The September 2016 issue of Choral Journal featured an article by Philip Silvey titled “Coordinating Vocal Colors in Women’s Choruses,” which is intended primarily for high school and collegiate women’s choruses and can also be applicable to adult women’s choruses.
The author states the following in the introduction:
“When singers in women’s choruses combine their individual vocal colors, they create vibrant sonorities. As members of an equal voice ensemble, they must learn to coordinate these distinct colors to form an integrated whole, one that captures the expressive intent of a range of musical compositions.”
He continues: “Only singers have the power to alter and adjust sounds they contribute. They alone can do the work necessary to coordinate these vocal colors. Despite this, conductors play an important role in this process. They can encourage singers to know their own voices, invite them to find ways to capitalize on their strengths, teach techniques for optimizing their sound through adjusting tonal parameters in healthy ways, and provide opportunities for singers to independently hear themselves in context and make ongoing adaptations.”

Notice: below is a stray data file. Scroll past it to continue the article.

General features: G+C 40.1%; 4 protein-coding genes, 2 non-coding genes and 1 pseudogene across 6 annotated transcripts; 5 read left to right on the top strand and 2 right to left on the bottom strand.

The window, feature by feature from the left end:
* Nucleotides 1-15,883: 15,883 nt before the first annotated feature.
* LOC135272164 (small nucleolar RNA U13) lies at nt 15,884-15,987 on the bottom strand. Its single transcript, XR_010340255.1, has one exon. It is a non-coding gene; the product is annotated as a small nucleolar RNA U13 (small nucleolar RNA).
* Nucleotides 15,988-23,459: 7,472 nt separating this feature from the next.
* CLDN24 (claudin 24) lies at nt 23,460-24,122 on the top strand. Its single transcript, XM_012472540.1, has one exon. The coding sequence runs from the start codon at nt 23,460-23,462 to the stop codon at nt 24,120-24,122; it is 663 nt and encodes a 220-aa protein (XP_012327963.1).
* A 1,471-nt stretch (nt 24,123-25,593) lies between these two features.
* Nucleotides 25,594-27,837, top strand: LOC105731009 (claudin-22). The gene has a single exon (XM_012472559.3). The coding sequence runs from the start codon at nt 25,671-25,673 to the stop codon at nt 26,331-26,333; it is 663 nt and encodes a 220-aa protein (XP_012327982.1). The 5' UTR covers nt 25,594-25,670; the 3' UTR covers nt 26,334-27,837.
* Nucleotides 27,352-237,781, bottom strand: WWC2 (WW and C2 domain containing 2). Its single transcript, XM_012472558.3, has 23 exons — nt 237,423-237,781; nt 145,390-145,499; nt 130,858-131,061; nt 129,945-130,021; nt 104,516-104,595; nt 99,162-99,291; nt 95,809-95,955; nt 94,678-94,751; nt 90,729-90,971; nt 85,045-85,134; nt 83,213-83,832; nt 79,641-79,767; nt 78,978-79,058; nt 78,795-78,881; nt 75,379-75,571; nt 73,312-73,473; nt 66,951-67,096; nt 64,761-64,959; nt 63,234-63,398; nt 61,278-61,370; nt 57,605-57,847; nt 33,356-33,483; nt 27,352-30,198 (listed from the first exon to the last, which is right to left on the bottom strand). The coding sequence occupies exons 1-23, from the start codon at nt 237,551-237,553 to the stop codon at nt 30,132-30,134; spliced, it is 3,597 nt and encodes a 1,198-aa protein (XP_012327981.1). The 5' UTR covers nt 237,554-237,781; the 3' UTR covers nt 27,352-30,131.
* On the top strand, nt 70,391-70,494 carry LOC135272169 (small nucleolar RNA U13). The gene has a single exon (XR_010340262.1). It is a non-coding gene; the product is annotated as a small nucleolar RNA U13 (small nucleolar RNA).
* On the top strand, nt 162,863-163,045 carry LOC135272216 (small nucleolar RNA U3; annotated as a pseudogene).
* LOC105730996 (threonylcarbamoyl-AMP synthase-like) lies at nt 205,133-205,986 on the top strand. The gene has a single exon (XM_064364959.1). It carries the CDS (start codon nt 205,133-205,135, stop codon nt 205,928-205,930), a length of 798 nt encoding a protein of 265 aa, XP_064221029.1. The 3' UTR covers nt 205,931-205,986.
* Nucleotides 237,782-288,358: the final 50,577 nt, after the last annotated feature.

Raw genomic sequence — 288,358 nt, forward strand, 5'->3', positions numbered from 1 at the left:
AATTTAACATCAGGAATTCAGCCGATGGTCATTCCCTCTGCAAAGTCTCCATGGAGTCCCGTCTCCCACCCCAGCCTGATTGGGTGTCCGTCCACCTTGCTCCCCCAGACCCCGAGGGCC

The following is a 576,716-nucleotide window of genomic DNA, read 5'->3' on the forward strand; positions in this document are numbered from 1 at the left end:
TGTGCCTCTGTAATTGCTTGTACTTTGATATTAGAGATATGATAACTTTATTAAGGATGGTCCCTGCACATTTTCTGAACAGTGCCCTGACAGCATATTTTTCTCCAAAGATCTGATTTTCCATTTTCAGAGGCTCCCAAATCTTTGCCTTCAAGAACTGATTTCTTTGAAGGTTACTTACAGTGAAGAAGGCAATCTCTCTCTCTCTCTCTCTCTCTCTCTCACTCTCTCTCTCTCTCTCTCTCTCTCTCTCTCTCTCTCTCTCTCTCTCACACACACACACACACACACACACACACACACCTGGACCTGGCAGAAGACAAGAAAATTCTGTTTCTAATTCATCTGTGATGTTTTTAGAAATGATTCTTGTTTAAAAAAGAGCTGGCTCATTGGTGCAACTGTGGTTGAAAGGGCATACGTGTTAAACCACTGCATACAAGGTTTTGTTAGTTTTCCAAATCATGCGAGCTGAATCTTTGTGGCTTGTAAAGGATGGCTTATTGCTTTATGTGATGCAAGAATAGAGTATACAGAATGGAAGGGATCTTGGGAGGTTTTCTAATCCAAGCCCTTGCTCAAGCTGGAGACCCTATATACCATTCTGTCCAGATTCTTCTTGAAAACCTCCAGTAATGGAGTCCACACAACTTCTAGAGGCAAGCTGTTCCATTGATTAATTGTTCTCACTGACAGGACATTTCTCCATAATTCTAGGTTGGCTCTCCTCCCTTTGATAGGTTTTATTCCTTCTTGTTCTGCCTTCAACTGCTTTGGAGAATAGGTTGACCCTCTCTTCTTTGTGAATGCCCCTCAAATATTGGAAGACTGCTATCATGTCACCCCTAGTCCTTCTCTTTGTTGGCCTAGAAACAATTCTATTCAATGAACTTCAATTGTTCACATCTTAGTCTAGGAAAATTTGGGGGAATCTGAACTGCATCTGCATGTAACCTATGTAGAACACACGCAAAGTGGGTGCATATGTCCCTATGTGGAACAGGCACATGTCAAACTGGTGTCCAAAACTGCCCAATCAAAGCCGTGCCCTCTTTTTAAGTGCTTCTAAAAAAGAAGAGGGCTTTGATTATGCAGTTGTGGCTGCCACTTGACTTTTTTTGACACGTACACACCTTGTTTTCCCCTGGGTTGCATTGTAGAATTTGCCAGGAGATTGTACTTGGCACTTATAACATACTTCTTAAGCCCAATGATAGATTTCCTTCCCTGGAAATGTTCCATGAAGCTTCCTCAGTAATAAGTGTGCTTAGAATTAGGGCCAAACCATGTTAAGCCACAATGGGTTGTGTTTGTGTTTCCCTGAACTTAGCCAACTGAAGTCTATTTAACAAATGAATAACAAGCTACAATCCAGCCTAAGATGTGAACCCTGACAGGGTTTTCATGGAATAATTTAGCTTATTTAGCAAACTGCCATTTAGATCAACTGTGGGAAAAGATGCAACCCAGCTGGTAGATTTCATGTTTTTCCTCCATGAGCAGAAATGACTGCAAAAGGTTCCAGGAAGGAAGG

Along with describing the conductor’s role, the author offers readers a system for categorizing vocal timbre “according to three primary colors in female voices: light (pastel), bright (neon), and dark (rich) with three secondary colors occurring as composites of each pair.” The author admits that reducing voices to three categories may be oversimplifying, but “many singers have a central tendency that corresponds to one of these three primary colors.” See the chart below for a visual.
You can read the full article online in PDF format by clicking here. (Note: You must be logged into the acda.org site as a member in order to access the Choral Journal online. If you are not already a member of ACDA, join today!)
What do you think about this categorization system? How do you think this could help you as a conductor to teach your singers about their own vocal attributes?